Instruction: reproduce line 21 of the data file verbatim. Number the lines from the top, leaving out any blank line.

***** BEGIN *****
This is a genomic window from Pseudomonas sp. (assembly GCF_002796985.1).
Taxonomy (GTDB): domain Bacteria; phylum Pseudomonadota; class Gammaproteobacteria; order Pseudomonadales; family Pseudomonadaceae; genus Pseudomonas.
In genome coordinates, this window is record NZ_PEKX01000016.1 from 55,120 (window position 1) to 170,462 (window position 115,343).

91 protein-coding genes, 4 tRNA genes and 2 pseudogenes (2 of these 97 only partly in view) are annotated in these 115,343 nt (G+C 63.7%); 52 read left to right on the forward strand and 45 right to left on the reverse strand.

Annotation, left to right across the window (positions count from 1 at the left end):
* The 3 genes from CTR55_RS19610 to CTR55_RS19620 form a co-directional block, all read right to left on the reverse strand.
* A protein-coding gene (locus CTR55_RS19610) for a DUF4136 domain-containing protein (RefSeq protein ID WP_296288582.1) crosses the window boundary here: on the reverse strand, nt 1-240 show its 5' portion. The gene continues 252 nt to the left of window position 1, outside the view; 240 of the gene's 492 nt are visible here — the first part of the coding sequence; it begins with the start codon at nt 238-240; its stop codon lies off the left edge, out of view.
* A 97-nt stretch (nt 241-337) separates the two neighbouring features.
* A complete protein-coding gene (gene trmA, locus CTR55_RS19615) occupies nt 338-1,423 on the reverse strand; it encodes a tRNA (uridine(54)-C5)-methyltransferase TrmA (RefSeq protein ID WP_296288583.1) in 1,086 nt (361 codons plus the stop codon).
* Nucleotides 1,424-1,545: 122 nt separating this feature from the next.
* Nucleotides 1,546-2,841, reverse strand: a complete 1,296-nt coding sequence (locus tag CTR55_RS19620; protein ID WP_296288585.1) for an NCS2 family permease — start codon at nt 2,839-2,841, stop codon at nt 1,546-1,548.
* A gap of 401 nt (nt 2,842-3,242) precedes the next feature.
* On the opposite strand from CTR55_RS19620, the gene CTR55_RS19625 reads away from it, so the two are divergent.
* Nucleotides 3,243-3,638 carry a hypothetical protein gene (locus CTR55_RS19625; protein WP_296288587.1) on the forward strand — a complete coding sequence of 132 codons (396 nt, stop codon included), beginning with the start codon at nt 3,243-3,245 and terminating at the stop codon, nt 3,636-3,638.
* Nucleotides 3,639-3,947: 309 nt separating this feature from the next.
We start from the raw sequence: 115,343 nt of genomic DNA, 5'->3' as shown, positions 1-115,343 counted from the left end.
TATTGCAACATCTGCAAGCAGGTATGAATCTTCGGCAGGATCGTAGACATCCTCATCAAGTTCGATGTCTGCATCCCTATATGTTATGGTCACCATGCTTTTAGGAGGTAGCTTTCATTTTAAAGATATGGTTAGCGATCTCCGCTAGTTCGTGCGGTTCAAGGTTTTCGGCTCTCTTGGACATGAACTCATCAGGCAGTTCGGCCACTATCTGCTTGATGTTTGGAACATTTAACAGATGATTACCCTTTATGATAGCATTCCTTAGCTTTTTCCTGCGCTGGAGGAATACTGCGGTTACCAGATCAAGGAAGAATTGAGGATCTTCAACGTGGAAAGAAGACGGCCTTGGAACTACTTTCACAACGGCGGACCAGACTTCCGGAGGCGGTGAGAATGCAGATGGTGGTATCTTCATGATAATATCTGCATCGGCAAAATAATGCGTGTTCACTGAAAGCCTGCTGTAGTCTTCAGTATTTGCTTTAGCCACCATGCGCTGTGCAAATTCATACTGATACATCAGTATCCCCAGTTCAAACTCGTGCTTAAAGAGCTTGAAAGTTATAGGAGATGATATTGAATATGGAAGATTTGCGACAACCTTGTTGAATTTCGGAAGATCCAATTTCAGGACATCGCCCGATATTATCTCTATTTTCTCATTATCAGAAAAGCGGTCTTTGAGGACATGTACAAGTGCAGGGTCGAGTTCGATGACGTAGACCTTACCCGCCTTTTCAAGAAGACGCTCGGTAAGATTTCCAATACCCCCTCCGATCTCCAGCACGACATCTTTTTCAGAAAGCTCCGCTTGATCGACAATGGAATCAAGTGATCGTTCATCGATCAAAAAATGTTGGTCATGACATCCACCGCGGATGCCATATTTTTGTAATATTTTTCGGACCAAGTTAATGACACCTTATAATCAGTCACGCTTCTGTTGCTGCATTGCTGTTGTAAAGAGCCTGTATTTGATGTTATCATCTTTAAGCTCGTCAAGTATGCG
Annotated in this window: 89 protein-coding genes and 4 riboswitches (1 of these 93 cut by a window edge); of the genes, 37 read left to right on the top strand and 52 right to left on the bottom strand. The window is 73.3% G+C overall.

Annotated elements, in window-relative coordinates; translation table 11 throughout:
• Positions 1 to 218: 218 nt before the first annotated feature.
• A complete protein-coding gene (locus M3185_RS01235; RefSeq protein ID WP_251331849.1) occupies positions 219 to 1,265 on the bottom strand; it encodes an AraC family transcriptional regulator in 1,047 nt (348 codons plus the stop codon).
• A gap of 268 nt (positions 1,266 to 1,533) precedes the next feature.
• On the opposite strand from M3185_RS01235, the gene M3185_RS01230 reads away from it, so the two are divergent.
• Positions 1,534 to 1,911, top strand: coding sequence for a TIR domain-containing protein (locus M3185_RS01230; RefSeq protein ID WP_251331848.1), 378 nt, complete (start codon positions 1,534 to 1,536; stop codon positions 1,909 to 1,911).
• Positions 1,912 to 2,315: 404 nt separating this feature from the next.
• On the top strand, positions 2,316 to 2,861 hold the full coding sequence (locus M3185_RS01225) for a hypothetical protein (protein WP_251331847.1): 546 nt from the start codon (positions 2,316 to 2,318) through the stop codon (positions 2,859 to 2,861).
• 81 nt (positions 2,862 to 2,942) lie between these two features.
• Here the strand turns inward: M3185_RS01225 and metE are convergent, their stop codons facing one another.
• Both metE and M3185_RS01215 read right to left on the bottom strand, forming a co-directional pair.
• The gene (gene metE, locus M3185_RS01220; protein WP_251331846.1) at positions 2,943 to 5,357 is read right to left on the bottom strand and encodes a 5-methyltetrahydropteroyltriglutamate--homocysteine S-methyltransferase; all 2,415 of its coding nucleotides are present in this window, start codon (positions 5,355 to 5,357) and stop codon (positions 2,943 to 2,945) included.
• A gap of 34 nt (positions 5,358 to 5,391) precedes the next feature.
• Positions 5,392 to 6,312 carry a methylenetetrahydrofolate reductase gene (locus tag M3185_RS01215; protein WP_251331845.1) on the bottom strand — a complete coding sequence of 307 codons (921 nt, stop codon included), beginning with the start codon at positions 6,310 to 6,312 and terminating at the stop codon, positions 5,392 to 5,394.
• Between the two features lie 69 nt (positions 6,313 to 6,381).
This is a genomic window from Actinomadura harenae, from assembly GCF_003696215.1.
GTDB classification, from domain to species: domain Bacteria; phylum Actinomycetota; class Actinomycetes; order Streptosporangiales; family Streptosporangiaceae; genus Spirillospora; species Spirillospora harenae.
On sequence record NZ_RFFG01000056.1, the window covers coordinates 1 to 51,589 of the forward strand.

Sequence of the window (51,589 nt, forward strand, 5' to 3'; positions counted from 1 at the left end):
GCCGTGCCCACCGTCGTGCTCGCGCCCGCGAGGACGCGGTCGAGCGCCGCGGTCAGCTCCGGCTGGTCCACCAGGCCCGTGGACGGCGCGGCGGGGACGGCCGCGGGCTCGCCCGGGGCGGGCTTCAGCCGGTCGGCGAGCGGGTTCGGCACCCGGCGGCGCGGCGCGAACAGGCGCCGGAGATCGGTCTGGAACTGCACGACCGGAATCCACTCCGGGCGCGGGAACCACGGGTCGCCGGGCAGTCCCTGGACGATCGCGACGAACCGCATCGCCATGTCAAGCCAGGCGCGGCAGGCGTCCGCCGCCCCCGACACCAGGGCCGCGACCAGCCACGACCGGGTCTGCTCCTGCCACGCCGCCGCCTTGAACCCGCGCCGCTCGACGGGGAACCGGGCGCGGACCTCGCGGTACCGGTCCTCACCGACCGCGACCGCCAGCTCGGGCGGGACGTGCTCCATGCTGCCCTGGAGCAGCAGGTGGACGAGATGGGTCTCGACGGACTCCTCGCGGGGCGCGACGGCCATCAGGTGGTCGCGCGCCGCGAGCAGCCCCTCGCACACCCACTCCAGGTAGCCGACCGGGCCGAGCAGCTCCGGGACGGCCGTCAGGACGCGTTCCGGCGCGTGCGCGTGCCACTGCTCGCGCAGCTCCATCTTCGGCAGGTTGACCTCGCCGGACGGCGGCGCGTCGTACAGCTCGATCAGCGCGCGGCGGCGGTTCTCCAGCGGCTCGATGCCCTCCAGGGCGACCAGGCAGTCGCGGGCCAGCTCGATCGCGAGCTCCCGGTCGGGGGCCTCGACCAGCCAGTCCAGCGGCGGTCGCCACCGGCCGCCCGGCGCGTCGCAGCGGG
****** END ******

• A complete protein-coding gene (locus M3185_RS01235; RefSeq protein ID WP_251331849.1) occupies positions 219 to 1,265 on the bottom strand; it encodes an AraC family transcriptional regulator in 1,047 nt (348 codons plus the stop codon).